Community Post

Another point of view on East Howell Street…

I don’t own property on East Howell Street, nor do I want to move a craftsman home down it…I have no vested interest in either side. I look at this situation from a different vantage point.
I grew up in Southern California…a third generation Californian I made my first visit to Washington in 1975 with my fiancee…a third generation Washingtonian. It was love at first sight. Open spaces…room to breathe.
I saw “Don’t Californicate Washington” bumperstickers all over, and I had to agree.
To have a decades old corkscrew willow tree is a true gift. There are MANY well preserved Craftsman-style houses throughout the Puget Sound region, as well as the entire United States
Please take a trip and look at Southern California before taking the gift of greenery so lightly…while there is still time to control the “Californication.” Ten to fifteen years is a long time to wait to recover the natural beauty of “an unusually large and soothing urban canopy.”
We are stewarts. Let’s leave some breathing space for our children…especially those in urban neighborhoods.

0 thoughts on “Another point of view on East Howell Street…

  1. Thank you for posting this. I grew up in rural Alabama,and the tree canopy of Seattle, and in particular, Madrona, really reminds me of the south. Not every city has this.
    The potential owners of the house moved have been quoted as saying their house move plus remodel and foundation will cost about $600,000. Add the property value to that and you’ve got a substantial amount for a home. I say, sell the lot and put all that into an existing craftsman, with existing landscape. No moving required. My guess is that in this market you’d get something pretty nice. And then who ever buys your lot could build very green and everyone would be happy. Don’t rip out trees and canopy so someone can get a ‘good deal’. Its a shame those houses have to go to waste, but much of their materials can be salvaged. The floors, and framing can all be saved and reused. its done over and over. So, very little will go to the landfill.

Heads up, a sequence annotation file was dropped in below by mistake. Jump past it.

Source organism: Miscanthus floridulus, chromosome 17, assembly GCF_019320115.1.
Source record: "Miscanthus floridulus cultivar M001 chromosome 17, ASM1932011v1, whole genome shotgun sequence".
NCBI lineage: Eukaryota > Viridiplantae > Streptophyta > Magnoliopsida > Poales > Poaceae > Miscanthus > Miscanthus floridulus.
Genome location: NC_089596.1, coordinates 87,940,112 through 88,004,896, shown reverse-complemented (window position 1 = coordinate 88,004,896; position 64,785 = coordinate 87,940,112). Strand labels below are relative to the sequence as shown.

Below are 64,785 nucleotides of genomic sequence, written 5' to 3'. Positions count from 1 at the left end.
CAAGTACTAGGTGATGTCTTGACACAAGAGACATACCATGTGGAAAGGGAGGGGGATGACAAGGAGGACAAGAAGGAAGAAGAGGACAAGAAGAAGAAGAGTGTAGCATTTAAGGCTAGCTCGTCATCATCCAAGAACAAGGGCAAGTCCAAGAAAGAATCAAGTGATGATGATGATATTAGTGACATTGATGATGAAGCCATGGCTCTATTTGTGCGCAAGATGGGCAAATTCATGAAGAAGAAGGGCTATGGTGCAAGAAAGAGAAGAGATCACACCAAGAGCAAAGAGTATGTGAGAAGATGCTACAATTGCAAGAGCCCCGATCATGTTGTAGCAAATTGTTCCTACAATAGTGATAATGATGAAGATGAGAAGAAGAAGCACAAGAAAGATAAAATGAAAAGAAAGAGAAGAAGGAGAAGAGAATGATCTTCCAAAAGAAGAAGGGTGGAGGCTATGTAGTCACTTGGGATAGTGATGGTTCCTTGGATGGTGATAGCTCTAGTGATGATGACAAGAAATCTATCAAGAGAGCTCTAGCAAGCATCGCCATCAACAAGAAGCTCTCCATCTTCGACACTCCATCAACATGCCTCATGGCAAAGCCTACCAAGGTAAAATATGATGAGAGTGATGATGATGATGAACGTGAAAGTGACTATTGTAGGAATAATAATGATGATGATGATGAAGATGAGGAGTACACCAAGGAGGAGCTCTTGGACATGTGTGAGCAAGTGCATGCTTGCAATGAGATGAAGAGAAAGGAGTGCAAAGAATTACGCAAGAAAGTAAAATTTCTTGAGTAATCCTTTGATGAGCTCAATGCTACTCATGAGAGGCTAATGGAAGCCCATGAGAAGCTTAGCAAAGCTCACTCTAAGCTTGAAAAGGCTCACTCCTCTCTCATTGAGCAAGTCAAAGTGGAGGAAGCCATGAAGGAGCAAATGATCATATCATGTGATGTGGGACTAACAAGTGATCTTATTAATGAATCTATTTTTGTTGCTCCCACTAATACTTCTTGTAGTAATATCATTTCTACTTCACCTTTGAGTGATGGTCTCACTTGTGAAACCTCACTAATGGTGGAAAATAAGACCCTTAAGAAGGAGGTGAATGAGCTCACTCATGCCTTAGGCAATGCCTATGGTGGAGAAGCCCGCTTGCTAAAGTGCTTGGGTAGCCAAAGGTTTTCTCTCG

2. about the Madison Valley ending point. Six large trees need to be cut down to place the houses? Yet supposedly there are new controls on removing trees if one want to build new….

  3. not “stewarts” – the former is someone who takes care of something or is responsible for taking care of something. The latter is a Scottish last name and clan :)

  4. seems like a great campaign issue for our green mayoral candidates – this can be solved.

  5. I’m from Northern Ca.
    I love the trees in all our neighborhoods and feel quite ill at ease in neighborhoods deviod of greenry. TO remove trees so you can move a house is ridiculous! With all the craftsman houses on the market why not buy a nice one without needing to move it??

  6. Doods, please calm down with this tree business. Yes, the overhead canopy on that street is nice, and it will be trimmed back some. But those are huge trees on the south side of the street and I gotta think that plenty of the canopy will remain after the trimming and of course it will grow back. The little street trees on the north side will only be removed temporarily, as I understand it. Let’s save these beautiful old houses from going to the landfill!

  7. For God’s sake. Stuff grows here like wildfire. Move the house. Another tree will grow before you know it.

    They don’t make houses like that anymore, but they still make trees.

  8. OK, just saw this blog. The lot is INCLUDED in the $600K, and that’s a high estimate. Please, show me the 100-year craftsman with a new, daylighted basement in a neighborhood as sweet as 30th & Howell that we can get for $550K.